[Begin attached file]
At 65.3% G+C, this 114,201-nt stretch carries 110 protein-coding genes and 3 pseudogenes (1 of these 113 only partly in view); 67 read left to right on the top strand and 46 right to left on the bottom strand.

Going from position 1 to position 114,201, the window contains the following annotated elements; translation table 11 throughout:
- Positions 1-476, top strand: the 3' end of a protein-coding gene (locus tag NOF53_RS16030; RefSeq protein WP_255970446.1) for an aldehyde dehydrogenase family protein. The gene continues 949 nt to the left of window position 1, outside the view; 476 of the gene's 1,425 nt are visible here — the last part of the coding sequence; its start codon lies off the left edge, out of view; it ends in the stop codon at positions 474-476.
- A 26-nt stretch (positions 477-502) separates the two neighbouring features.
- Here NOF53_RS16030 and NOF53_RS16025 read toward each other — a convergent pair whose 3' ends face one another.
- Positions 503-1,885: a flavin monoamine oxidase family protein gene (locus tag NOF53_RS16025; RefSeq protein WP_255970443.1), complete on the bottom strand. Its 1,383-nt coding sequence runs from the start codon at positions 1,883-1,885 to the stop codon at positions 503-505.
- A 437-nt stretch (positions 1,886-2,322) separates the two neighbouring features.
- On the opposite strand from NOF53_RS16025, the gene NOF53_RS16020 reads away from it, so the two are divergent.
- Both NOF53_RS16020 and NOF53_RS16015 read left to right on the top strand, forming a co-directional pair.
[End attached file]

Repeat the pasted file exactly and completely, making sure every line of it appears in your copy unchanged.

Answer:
At 65.3% G+C, this 114,201-nt stretch carries 110 protein-coding genes and 3 pseudogenes (1 of these 113 only partly in view); 67 read left to right on the top strand and 46 right to left on the bottom strand.

Going from position 1 to position 114,201, the window contains the following annotated elements; translation table 11 throughout:
- Positions 1-476, top strand: the 3' end of a protein-coding gene (locus tag NOF53_RS16030; RefSeq protein WP_255970446.1) for an aldehyde dehydrogenase family protein. The gene continues 949 nt to the left of window position 1, outside the view; 476 of the gene's 1,425 nt are visible here — the last part of the coding sequence; its start codon lies off the left edge, out of view; it ends in the stop codon at positions 474-476.
- A 26-nt stretch (positions 477-502) separates the two neighbouring features.
- Here NOF53_RS16030 and NOF53_RS16025 read toward each other — a convergent pair whose 3' ends face one another.
- Positions 503-1,885: a flavin monoamine oxidase family protein gene (locus tag NOF53_RS16025; RefSeq protein WP_255970443.1), complete on the bottom strand. Its 1,383-nt coding sequence runs from the start codon at positions 1,883-1,885 to the stop codon at positions 503-505.
- A 437-nt stretch (positions 1,886-2,322) separates the two neighbouring features.
- On the opposite strand from NOF53_RS16025, the gene NOF53_RS16020 reads away from it, so the two are divergent.
- Both NOF53_RS16020 and NOF53_RS16015 read left to right on the top strand, forming a co-directional pair.